Drivers who choose the 2019 Ford Ranger get to select between two body styles: extended and crew. The SuperCab will have rear demidoors to let passengers into the back, or there’s the fully four-door SuperCrew. No cramped standard cabs here. Drivers of the SuperCab get the longer six-foot bed, while SuperCrew owners get the storage of a five-foot bed. There’s also the choice between four-wheel drive and rear-wheel drive. Those who choose the four-wheel drive also get a two-speed transfer case that allows them to shift on a dime from 2-Hi to 4-Hi.
The Ranger comes standard with a DANA Trac-lok rear differential as well as open-front diff, but drivers get the options of an FX4 or FX2 off-road package, either of which will up the ante to a DANA electronic locking rear diff. The off-road packages add to the truck’s ground clearance as well as giving drivers the bonus options of specialty off-road tires, standard Hill Control, and frame-mounted skid plates. The FX4 package also comes along with a steel front bash plate and off-road-tuned shocks and suspension. Even if you don’t go for FX4, you can still choose a two-speed transfer case and electronic locking rear differential. FX2 gets all the above options with two fewer powered wheels.
Those who choose FX4 also take advantage of a Terrain Management System first introduced to the market in the F-150 Raptor. The system is suited for mud and ruts (numbs throttle response and puts drivetrain in 4-Hi), sand (activates 4-Hi, sends transmission to lowest gear, and lets wheels slip a bit), and grass, gravel, or snow (numbs throttle response). Off-roaders also opt in to the Ford-developed Trail Control feature, a low-speed cruising option that replaces hill control to let them focus on steering instead of speed maintenance. Cruising speed can be set as low as one mile per hour for rock-crawling expeditions, and it functions fluidly with steering-wheel controls or can be set by braking. The Ford Trail Control feature is the only one on the market that works in any mode and with any transfer setting.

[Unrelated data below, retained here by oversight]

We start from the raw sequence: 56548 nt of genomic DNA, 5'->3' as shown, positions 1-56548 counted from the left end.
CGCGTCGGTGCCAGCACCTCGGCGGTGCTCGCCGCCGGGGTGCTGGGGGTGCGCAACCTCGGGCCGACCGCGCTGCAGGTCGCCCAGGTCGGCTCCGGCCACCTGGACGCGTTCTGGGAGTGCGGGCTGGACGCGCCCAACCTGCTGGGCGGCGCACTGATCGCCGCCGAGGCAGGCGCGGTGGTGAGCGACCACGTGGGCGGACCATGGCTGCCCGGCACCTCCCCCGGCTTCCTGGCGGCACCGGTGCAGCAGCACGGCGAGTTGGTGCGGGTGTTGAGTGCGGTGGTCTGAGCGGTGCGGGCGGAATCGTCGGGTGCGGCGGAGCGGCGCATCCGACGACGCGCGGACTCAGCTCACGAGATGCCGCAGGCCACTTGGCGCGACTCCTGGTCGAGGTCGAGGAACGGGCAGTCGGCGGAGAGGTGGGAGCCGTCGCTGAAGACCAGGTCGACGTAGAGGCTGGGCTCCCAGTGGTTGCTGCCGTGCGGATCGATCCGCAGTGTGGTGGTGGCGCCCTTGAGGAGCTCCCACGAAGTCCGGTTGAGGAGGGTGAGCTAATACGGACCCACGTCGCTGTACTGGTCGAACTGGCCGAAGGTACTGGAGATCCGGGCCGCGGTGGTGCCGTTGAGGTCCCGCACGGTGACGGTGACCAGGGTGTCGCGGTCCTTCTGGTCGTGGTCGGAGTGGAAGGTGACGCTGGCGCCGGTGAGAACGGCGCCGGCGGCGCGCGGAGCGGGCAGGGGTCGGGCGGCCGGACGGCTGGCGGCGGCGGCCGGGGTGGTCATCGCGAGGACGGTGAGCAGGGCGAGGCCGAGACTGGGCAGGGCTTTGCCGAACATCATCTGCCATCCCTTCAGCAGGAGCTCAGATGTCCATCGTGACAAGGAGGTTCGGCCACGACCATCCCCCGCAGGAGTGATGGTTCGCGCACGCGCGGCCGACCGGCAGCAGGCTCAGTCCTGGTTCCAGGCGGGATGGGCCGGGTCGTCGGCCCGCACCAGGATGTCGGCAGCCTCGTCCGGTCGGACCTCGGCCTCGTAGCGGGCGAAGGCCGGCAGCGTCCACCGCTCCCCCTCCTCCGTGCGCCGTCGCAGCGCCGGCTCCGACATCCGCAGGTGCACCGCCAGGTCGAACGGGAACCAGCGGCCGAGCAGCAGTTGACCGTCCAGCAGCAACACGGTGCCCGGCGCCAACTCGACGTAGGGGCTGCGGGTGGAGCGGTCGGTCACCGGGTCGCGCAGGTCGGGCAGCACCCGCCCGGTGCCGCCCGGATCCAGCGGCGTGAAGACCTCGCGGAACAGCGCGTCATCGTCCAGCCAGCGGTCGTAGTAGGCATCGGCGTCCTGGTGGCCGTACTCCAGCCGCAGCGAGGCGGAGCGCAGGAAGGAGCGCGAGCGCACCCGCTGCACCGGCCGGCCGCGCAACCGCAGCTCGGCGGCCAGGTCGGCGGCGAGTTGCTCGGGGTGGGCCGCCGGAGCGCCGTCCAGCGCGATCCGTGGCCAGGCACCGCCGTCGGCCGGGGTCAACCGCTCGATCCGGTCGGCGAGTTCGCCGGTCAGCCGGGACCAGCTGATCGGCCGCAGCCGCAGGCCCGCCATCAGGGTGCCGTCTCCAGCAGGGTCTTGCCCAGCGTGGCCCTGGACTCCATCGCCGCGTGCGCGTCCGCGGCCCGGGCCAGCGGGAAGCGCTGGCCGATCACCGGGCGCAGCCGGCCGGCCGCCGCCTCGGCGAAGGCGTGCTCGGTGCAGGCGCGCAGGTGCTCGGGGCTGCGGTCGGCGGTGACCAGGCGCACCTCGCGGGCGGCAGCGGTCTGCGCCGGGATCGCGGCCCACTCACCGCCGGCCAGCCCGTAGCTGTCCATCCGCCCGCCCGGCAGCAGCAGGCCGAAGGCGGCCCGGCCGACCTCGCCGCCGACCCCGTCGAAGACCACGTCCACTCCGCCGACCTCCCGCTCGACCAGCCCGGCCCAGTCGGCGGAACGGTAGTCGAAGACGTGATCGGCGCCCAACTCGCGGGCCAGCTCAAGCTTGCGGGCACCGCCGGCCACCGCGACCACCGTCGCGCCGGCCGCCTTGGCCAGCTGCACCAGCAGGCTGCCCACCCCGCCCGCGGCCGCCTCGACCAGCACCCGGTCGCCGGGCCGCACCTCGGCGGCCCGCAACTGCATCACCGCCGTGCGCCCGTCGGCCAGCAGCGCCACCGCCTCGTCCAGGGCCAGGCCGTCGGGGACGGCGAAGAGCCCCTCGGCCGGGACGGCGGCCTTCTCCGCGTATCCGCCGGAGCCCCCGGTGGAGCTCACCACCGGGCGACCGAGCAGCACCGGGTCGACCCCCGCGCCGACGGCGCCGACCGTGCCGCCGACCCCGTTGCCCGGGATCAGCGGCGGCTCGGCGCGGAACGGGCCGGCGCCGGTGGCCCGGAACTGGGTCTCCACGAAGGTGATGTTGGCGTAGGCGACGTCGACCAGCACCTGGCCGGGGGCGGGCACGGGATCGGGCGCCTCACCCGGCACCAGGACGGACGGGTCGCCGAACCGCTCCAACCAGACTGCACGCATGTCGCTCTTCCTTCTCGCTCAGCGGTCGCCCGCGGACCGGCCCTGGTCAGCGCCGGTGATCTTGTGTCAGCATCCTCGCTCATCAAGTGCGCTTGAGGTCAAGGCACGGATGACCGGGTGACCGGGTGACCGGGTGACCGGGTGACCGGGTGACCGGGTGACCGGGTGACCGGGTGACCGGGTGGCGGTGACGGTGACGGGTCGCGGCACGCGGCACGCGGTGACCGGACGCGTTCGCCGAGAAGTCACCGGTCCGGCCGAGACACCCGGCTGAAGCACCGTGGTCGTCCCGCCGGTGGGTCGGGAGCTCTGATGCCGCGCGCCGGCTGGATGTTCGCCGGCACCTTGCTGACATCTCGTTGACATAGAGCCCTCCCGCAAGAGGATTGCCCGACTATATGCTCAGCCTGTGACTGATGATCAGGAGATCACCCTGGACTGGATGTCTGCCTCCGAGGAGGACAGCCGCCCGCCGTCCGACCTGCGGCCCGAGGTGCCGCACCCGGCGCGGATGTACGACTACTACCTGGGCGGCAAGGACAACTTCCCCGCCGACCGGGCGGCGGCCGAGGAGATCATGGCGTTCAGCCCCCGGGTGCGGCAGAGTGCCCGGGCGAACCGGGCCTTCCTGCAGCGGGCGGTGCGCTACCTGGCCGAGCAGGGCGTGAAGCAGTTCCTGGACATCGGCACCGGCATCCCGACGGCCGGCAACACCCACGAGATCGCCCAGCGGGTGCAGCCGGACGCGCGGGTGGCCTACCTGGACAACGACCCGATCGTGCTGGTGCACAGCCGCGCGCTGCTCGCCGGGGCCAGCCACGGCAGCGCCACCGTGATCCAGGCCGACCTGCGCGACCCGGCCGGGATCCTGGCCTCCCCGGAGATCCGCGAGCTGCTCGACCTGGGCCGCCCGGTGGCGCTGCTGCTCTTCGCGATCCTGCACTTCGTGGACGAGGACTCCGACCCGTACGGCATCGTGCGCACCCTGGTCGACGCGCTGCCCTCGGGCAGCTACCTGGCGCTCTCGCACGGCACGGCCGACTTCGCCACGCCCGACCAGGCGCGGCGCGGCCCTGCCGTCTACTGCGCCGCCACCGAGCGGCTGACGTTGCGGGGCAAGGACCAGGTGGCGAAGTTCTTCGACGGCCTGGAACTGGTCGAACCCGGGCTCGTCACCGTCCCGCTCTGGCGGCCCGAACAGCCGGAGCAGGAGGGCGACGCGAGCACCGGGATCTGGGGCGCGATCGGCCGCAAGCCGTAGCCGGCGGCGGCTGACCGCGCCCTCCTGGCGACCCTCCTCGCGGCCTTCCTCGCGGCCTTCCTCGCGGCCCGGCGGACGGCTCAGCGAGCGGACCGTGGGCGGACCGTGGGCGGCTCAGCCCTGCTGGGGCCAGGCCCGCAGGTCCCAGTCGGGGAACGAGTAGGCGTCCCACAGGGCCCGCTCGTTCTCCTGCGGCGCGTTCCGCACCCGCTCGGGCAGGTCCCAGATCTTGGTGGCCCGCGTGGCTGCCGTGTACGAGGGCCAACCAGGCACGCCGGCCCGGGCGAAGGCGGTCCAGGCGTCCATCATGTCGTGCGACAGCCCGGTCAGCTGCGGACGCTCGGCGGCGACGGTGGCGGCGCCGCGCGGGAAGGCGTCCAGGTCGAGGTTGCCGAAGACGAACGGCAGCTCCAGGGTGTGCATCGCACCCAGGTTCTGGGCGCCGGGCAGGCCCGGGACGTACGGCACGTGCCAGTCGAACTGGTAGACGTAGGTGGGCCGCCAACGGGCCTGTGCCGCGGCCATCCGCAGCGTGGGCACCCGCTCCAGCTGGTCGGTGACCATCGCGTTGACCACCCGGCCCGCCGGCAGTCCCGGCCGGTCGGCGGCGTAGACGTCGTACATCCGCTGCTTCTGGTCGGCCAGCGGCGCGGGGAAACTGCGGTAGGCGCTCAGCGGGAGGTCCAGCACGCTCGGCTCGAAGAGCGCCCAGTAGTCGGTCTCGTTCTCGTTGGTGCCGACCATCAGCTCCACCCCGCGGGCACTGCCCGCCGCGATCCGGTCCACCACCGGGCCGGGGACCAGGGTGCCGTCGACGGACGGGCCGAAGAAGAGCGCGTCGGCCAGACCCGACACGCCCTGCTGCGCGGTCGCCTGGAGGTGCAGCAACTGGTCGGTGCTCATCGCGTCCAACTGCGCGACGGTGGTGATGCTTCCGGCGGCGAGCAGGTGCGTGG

While the new Ranger is based on the international offering, with every panel open to tweaking from its 2012 counterpart, it’s by no means identical to either. In fact, the 2019 Ranger is only similar when it comes to the dimensions. The Ranger has been redesigned for the American market with a tougher, more aggressive look and presence that’s in line with the F-150 family, the only truck that makes the Ranger look midsize. It uses all North American parts and will be assembled in the Michigan plant, though design and engineering are Australian. Welcome to America, Ranger; this truck should get a warm welcome, as it’s already the second-best-selling truck outside the U.S, and midsize trucks are up 83% in sales since 2014.
The customization options don’t end when it comes to driver safety and handling accessories or technology features. There are plenty of ways to tailor your truck until it looks just like you want. There are four trim options: STL, XL, XLT, and Lariat, and the Ranger offers varying grilles along with the XL, XLT, and Lariat options. Buyers also get to choose between the Chrome Appearance Package and Sport Appearance Package. There are eight new wheel choices, some of which share a family resemblance with the F-150, and eight colors to choose from. Interiors come in either ebony or medium ash.